How Philip K. Dick became a literary lodestone for the modern age
The troubled writer produced a stream of novels and stories during his strange, short life, works mostly ignored in his lifetime but which have grown in relevance and resonance over the years
There are few science-fiction writers more popular or praised than Philip K. Dick, an author so well-known that his books now come emblazoned with his initials, PKD, in giant letters on the cover.
His novel Ubik was the only sci-fi work to make Time magazine’s 2010 list of the 100 greatest novels published since the magazine’s 1923 debut. At least a dozen feature films have been based on his writings.
And now, Amazon Studios has released the latest adaptation, the 10-part television series The Man in the High Castle. It’s the second TV series based on his work to debut in the United States this autumn, following Fox’s Minority Report.
If only he had lived to see it. Philip K. Dick’s short, strange life came stuffed with many ironies and contradictions, but the greatest of all was that after three decades of toiling for modest popularity and little money, he died in California in 1982 aged 53, just three months before his fortunes would have changed wildly.
Dick wrote 45 novels and more than 120 short stories from 1951 to 1982, and he certainly was acclaimed in science-fiction circles. But science fiction then was a small genre, dismissed by the larger literary community. He struggled financially for most of his life.
And finances weren’t Dick’s only struggle. Almost certainly mentally ill, probably schizophrenic, Dick also battled his inner demons constantly. He abused drugs, writing most of his novels while on amphetamines. He attempted suicide at least twice.
He experienced visions and at one point claimed to be living two lives simultaneously, his own and that of a first-century Roman soldier. He also was given to fits of extreme paranoia. He once wrote a letter to the FBI to warn that Polish writer Stanislaw Lem was actually the creation of communist propagandists.
All of that combined to produce a writer of extraordinary vision and imagination, but also one given to generic prose and lapses of clarity. He not only wrote most of his novels on speed, he wrote them with speed, often churning a book out in a few weeks.
But for all their technical unimpressiveness, they contain intriguing ideas about alternate realities, dual personalities and secretive, prying governments that the individual cannot escape.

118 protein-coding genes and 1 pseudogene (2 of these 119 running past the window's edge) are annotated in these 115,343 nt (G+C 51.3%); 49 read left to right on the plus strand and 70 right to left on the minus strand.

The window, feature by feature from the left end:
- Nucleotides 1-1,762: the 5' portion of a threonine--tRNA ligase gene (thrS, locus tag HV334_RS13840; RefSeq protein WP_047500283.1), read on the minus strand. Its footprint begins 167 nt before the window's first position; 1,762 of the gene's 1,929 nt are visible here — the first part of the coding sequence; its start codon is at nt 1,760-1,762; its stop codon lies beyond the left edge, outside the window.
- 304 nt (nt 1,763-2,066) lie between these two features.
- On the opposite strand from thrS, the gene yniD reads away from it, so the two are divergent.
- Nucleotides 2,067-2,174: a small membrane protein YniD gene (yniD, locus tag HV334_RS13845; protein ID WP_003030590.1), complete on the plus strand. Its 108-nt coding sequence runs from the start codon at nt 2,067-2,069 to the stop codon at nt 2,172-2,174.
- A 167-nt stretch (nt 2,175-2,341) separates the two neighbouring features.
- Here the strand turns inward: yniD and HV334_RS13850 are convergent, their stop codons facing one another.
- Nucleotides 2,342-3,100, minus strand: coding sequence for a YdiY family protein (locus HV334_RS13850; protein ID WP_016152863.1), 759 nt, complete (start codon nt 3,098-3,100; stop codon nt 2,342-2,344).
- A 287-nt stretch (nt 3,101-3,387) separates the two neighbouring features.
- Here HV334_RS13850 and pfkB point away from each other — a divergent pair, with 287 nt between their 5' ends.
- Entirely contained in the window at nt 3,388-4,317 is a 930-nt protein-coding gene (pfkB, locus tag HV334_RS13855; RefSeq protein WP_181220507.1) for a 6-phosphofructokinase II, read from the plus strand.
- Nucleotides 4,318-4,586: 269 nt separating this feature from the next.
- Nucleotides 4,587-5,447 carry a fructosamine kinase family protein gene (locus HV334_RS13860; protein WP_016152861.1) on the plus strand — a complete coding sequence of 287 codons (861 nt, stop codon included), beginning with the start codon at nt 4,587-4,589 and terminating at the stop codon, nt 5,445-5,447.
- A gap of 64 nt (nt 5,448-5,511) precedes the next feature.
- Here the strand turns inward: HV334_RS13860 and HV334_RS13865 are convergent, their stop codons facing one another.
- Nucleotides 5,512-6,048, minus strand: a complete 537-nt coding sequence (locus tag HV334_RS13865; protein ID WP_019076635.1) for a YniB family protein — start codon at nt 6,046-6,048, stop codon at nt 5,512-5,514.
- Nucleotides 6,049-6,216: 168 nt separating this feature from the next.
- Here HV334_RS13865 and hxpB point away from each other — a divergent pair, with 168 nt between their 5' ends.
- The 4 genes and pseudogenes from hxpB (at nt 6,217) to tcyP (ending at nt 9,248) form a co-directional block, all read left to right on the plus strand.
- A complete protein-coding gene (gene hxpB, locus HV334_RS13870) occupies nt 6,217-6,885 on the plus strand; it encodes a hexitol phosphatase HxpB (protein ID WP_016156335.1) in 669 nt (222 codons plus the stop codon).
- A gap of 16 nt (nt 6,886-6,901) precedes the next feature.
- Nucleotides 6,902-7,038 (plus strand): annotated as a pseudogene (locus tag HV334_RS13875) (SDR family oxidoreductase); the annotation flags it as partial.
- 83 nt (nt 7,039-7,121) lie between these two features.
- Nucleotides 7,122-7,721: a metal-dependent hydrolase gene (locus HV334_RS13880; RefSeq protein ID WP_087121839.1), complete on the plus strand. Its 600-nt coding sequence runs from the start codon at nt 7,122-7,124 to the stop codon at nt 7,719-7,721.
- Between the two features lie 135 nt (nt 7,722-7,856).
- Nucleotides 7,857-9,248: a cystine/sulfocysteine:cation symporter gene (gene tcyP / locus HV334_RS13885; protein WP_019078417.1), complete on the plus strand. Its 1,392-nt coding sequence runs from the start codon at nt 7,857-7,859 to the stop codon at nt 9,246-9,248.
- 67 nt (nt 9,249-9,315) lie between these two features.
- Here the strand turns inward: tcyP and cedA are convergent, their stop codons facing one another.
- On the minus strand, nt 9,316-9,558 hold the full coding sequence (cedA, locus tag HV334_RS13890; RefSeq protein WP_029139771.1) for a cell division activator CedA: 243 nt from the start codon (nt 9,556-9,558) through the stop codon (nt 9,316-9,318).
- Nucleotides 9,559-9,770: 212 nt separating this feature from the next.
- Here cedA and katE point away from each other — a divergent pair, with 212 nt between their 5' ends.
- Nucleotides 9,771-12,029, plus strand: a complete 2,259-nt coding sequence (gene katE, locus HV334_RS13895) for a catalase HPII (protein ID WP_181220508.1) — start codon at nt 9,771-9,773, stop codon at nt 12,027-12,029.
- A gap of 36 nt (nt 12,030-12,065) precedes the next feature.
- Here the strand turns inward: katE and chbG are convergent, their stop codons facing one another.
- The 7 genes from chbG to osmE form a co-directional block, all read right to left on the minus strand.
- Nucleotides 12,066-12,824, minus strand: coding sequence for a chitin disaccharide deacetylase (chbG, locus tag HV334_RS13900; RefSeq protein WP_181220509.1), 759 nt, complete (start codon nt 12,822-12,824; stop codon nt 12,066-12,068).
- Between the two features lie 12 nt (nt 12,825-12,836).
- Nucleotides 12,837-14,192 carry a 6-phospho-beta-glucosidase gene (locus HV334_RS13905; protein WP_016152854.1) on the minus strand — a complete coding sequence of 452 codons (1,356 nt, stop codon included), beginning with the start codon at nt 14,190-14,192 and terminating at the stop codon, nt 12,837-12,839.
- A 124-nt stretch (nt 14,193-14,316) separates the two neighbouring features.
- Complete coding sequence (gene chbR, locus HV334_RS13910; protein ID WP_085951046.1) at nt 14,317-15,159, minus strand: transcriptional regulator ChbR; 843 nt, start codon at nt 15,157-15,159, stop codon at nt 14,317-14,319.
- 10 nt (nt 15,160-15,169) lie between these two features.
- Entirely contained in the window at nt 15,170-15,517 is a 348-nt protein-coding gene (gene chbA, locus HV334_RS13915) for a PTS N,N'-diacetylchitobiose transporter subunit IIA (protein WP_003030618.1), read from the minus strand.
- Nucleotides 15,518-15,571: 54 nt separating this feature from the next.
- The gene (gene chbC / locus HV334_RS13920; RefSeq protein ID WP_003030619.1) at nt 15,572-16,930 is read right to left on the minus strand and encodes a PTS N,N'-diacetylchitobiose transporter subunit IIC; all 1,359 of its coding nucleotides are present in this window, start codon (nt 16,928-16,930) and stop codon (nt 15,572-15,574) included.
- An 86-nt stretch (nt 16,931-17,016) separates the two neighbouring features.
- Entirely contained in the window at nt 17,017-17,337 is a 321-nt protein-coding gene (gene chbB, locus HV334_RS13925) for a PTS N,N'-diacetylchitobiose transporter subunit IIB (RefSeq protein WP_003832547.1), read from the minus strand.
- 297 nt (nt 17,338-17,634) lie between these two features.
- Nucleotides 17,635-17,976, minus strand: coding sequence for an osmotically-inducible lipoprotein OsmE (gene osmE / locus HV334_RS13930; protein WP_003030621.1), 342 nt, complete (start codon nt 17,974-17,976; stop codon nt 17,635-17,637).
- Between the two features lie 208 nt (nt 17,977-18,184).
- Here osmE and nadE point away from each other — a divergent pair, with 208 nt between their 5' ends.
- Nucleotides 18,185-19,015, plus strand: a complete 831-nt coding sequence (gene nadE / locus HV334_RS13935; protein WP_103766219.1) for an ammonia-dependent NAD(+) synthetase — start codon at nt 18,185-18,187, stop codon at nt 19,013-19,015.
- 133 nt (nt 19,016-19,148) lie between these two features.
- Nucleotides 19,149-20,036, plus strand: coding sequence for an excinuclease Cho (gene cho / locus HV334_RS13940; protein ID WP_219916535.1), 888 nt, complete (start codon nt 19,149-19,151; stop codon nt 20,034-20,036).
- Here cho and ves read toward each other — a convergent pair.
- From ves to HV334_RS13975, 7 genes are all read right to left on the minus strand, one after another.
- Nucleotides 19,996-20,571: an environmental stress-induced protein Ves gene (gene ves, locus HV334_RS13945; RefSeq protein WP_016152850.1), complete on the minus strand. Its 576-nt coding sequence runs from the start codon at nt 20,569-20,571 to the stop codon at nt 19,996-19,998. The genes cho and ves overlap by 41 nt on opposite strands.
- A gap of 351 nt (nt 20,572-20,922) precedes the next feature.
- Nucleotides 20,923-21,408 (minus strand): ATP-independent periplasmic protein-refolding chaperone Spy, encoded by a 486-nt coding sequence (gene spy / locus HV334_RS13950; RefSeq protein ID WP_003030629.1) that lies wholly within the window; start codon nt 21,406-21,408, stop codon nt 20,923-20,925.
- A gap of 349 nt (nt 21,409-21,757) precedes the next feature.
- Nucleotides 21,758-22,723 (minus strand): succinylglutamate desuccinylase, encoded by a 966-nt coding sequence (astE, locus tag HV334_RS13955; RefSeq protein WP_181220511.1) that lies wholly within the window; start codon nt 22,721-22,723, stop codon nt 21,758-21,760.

Eventually, Hollywood discovered Dick’s work, beginning with Blade Runner, the classic film based on his novel Do Androids Dream of Electric Sheep? It premiered three months after his death and it marked the beginning of three decades of growing popularity that has yet to abate.
What has caused the PKD explosion? Perhaps it’s a result of Hollywood’s love affair with the man’s work, which prompts fans to find the source material.
Or maybe our modern technological society, where in our online lives virtually all of us maintain multiple personalities and live in fear of surveillance and lack of privacy, has finally got to the point where we can appreciate Dick’s ideas.
“It is very tangled,” says David Sandner, a professor at California State University and an expert in science-fiction and fantasy literature. “But I think it is more the latter: there’s something there in PKD’s work that speaks to our fears of being continually watched, of watching ourselves, of perhaps not being human any more but only peddling in identities that are commodified and controlled.
“Our society has become only more alienating, paranoid and uncanny since he wrote, and so he seems to tell us something about trying, perhaps futilely, to be human today.”
In 1972, Dick attempted suicide while on a trip to Vancouver. After he recovered, he was reluctant to return to the San Francisco area, where he had lived since childhood. He wrote to fellow science-fiction writer and friend Ursula K. Le Guin about staying with her family in Oregon.
Le Guin, with two young children, was reluctant to let her troubled friend stay at her home. Around the same time, California State University professor Willis McNelly, a recent acquaintance, extended an invitation to visit. McNelly had discussed the idea of the college becoming the repository for Dick’s papers, and he was eager for Dick to come to Orange County.
Dick took up McNelly’s offer, taking a small apartment with two college-student roommates. Dick openly bristled at Orange County’s conservatism and its suburban housing tracts. But he stayed the rest of his life.
“Generally he liked it here,” Sandner says “It was a relatively stable and productive period for him. By the end, with Blade Runner coming out, he even had some financial stability, too.
“But beyond that, I think he enjoyed the odd, built environments here, like Disneyland, that, instead of trying to be real, revel in being simulacra. He didn’t head for the beaches and the sun; he liked the odder elements of Orange County … He wrote novels set among the chain stores and peopled by those living outside the walled enclaves here. This place inspired him.”
Tribune News Service